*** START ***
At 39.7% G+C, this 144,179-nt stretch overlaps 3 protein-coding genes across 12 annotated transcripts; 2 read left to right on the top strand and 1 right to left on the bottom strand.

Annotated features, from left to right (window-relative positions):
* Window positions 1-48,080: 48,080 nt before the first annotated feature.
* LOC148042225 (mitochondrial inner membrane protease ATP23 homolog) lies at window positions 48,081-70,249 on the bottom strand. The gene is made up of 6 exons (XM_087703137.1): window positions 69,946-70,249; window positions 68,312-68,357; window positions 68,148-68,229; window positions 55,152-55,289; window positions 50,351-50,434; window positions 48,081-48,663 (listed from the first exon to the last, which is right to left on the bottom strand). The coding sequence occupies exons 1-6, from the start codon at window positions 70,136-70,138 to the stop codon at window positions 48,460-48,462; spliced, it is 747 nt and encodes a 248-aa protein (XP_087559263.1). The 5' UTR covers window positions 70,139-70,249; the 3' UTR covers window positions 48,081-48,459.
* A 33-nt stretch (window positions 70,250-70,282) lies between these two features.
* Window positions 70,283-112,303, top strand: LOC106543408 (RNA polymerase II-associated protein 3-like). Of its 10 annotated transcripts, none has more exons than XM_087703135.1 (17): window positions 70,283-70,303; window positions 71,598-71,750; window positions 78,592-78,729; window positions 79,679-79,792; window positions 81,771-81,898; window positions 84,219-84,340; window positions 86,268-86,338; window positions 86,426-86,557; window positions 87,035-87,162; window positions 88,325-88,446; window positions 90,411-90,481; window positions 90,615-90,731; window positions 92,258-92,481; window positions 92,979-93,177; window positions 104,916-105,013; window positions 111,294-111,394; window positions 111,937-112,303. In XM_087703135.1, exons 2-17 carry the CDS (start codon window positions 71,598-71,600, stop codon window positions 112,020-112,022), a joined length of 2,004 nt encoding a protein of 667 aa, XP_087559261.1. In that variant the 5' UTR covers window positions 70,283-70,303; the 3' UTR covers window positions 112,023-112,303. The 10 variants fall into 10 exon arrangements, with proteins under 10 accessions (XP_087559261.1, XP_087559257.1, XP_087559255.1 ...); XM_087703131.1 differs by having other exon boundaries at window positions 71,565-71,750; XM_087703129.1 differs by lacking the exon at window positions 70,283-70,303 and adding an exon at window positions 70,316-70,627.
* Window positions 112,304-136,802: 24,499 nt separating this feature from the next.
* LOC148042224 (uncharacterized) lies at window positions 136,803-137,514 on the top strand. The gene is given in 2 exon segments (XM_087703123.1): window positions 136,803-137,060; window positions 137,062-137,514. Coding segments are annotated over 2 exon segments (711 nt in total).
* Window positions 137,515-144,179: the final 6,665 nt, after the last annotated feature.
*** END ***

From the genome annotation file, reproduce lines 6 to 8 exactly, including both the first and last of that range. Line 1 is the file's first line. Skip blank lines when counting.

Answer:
* Window positions 70,283-112,303, top strand: LOC106543408 (RNA polymerase II-associated protein 3-like). Of its 10 annotated transcripts, none has more exons than XM_087703135.1 (17): window positions 70,283-70,303; window positions 71,598-71,750; window positions 78,592-78,729; window positions 79,679-79,792; window positions 81,771-81,898; window positions 84,219-84,340; window positions 86,268-86,338; window positions 86,426-86,557; window positions 87,035-87,162; window positions 88,325-88,446; window positions 90,411-90,481; window positions 90,615-90,731; window positions 92,258-92,481; window positions 92,979-93,177; window positions 104,916-105,013; window positions 111,294-111,394; window positions 111,937-112,303. In XM_087703135.1, exons 2-17 carry the CDS (start codon window positions 71,598-71,600, stop codon window positions 112,020-112,022), a joined length of 2,004 nt encoding a protein of 667 aa, XP_087559261.1. In that variant the 5' UTR covers window positions 70,283-70,303; the 3' UTR covers window positions 112,023-112,303. The 10 variants fall into 10 exon arrangements, with proteins under 10 accessions (XP_087559261.1, XP_087559257.1, XP_087559255.1 ...); XM_087703131.1 differs by having other exon boundaries at window positions 71,565-71,750; XM_087703129.1 differs by lacking the exon at window positions 70,283-70,303 and adding an exon at window positions 70,316-70,627.
* Window positions 112,304-136,802: 24,499 nt separating this feature from the next.
* LOC148042224 (uncharacterized) lies at window positions 136,803-137,514 on the top strand. The gene is given in 2 exon segments (XM_087703123.1): window positions 136,803-137,060; window positions 137,062-137,514. Coding segments are annotated over 2 exon segments (711 nt in total).